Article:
Higher availability Virtualization helps applications achieve higher availability than they would be able to natively support. This is performed through the virtualization environment monitoring the status of the virtual machines and restarting a virtual machine on another host if required. “Honeywell’s new Premium Platform for Virtualization, which leverages blade server technology, provides the capability to ride through a host upset without any impact on operations,” says Hodge. Another feature, snapshotting, allows the current state of a virtual machine to be captured like a picture. If a problem is found, the virtual machine can be instantly rolled back to a previous point in time. He adds, “Honeywell Backup Control Center solution enables industrial facilities to simplify and automate the key elements of disaster recovery: setting up disaster recovery plans, testing those
Virtualization reduces the amount of PC and server hardware, and thus helps reduce har dware cos ts. Because virtualization decouples hardware from software, the operating system update costs are reduced. Barry Young
Principal Analyst, ARC Advisory Group
plans, executing failover when a control center disaster occurs or as the event requires, and failing back to the primary control room. This makes it possible to provide faster, more reliable, and more affordable disaster recovery protection than previously possible.”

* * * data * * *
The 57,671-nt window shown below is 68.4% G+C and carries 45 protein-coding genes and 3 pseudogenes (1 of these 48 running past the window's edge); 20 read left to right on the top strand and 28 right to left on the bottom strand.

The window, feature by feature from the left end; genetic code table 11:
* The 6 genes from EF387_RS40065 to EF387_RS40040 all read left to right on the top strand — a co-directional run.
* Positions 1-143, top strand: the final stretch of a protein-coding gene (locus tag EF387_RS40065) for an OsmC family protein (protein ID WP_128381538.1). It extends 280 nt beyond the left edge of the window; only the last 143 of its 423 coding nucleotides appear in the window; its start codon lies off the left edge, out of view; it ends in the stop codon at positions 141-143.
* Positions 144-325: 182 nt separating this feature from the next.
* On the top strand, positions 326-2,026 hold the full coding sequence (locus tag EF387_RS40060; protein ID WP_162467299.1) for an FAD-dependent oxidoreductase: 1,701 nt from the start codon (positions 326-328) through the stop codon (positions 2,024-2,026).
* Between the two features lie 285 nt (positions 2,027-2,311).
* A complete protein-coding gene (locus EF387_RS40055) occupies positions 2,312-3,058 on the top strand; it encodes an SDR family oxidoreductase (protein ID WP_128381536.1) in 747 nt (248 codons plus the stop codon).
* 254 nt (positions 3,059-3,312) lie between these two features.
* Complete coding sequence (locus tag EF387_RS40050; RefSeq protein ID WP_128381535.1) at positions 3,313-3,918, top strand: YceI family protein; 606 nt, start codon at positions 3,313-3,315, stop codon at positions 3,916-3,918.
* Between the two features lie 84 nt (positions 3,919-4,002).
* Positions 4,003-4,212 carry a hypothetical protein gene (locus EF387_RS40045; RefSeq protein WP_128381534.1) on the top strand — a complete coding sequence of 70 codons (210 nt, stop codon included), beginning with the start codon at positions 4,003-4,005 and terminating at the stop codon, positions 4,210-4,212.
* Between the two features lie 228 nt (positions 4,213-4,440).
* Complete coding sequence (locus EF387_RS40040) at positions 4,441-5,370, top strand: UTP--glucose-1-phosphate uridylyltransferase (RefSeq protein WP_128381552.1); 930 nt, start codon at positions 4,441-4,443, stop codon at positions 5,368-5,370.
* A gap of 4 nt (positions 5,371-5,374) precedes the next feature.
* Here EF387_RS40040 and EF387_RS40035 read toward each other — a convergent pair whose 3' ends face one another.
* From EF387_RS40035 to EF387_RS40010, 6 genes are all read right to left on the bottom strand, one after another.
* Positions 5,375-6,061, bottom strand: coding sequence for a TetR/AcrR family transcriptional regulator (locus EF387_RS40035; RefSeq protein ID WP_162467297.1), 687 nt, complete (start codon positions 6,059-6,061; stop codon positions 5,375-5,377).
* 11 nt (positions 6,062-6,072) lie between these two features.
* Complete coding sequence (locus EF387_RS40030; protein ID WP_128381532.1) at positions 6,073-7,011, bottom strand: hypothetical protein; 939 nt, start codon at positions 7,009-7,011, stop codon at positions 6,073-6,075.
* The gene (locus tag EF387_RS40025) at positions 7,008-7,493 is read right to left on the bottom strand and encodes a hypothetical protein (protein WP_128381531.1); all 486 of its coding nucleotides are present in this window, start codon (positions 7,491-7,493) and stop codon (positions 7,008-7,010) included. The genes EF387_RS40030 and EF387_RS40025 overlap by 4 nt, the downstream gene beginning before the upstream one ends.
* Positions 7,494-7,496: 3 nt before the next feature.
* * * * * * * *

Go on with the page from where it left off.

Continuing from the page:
With virtualization, plants can undertake expansions or upgrades without the need to add new nodes to the control system, and without having to perform fresh operating system and application installations.
Facility and utility savings
Deploying virtualization allows multiple virtual machines, each running their own OS and application, to be operated at the same time on a single physical machine. Hodge elaborates, “Virtualization achieves this while guaranteeing that a given virtual machine gets exactly the amount of resources required to do its job, and ensuring any issues with one virtual machine would not impact another. This type of consolidation reduces the need for multiple machines and maximises the use of hardware resources.” By improving hardware utilisation, plants are able to cut down on the number of physical computers they require, which has a direct correlation with associated running costs such as space, power, cooling and maintenance. “Virtualization also allows plants to undertake expansions without adding new hardware. That is because ‘platform virtualization’ is capable of running many virtual machines on a single piece of hardware. Machines can continue to be added as long as there are sufficient resources available to meet their operational needs,” he explains.
Head Product Marketing - Virtualization, Honeywell Process Solutions